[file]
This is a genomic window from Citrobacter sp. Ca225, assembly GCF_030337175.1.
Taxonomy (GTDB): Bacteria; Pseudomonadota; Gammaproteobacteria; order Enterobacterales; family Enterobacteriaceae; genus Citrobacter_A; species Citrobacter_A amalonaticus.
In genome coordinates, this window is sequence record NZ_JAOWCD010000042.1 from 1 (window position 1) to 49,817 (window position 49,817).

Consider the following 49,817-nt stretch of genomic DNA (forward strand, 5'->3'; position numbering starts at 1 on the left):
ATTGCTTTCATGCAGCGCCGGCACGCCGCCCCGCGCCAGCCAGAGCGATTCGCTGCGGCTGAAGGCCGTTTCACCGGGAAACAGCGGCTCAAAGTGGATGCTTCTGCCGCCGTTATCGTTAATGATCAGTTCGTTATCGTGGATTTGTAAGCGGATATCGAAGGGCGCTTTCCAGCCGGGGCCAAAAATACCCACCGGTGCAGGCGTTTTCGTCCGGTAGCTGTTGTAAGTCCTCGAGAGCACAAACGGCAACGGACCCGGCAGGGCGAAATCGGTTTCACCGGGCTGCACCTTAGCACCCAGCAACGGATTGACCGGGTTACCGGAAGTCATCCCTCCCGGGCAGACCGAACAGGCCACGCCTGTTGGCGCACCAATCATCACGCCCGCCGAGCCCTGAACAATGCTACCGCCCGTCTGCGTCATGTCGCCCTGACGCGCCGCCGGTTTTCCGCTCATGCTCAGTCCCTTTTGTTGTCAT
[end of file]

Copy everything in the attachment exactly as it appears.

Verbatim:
This is a genomic window from Citrobacter sp. Ca225, assembly GCF_030337175.1.
Taxonomy (GTDB): Bacteria; Pseudomonadota; Gammaproteobacteria; order Enterobacterales; family Enterobacteriaceae; genus Citrobacter_A; species Citrobacter_A amalonaticus.
In genome coordinates, this window is sequence record NZ_JAOWCD010000042.1 from 1 (window position 1) to 49,817 (window position 49,817).

Consider the following 49,817-nt stretch of genomic DNA (forward strand, 5'->3'; position numbering starts at 1 on the left):
ATTGCTTTCATGCAGCGCCGGCACGCCGCCCCGCGCCAGCCAGAGCGATTCGCTGCGGCTGAAGGCCGTTTCACCGGGAAACAGCGGCTCAAAGTGGATGCTTCTGCCGCCGTTATCGTTAATGATCAGTTCGTTATCGTGGATTTGTAAGCGGATATCGAAGGGCGCTTTCCAGCCGGGGCCAAAAATACCCACCGGTGCAGGCGTTTTCGTCCGGTAGCTGTTGTAAGTCCTCGAGAGCACAAACGGCAACGGACCCGGCAGGGCGAAATCGGTTTCACCGGGCTGCACCTTAGCACCCAGCAACGGATTGACCGGGTTACCGGAAGTCATCCCTCCCGGGCAGACCGAACAGGCCACGCCTGTTGGCGCACCAATCATCACGCCCGCCGAGCCCTGAACAATGCTACCGCCCGTCTGCGTCATGTCGCCCTGACGCGCCGCCGGTTTTCCGCTCATGCTCAGTCCCTTTTGTTGTCAT